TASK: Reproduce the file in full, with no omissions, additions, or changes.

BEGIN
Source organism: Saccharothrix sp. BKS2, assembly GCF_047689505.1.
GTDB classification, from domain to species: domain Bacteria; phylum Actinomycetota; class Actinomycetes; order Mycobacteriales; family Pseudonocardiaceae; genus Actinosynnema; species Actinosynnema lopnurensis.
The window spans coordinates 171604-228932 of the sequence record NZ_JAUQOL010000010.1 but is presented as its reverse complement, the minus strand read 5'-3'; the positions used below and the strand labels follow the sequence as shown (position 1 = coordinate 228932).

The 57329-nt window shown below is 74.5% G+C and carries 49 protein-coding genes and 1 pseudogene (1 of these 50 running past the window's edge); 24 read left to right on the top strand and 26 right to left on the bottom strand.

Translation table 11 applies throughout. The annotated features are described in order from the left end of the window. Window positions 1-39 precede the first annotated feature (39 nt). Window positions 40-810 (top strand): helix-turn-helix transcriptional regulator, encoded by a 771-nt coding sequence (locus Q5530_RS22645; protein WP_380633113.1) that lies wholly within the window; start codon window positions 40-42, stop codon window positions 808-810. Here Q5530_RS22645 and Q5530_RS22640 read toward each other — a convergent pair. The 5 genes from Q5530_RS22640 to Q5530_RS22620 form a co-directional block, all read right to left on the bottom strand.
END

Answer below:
Source organism: Saccharothrix sp. BKS2, assembly GCF_047689505.1.
GTDB classification, from domain to species: domain Bacteria; phylum Actinomycetota; class Actinomycetes; order Mycobacteriales; family Pseudonocardiaceae; genus Actinosynnema; species Actinosynnema lopnurensis.
The window spans coordinates 171604-228932 of the sequence record NZ_JAUQOL010000010.1 but is presented as its reverse complement, the minus strand read 5'-3'; the positions used below and the strand labels follow the sequence as shown (position 1 = coordinate 228932).

The 57329-nt window shown below is 74.5% G+C and carries 49 protein-coding genes and 1 pseudogene (1 of these 50 running past the window's edge); 24 read left to right on the top strand and 26 right to left on the bottom strand.

Translation table 11 applies throughout. The annotated features are described in order from the left end of the window. Window positions 1-39 precede the first annotated feature (39 nt). Window positions 40-810 (top strand): helix-turn-helix transcriptional regulator, encoded by a 771-nt coding sequence (locus Q5530_RS22645; protein WP_380633113.1) that lies wholly within the window; start codon window positions 40-42, stop codon window positions 808-810. Here Q5530_RS22645 and Q5530_RS22640 read toward each other — a convergent pair. The 5 genes from Q5530_RS22640 to Q5530_RS22620 form a co-directional block, all read right to left on the bottom strand.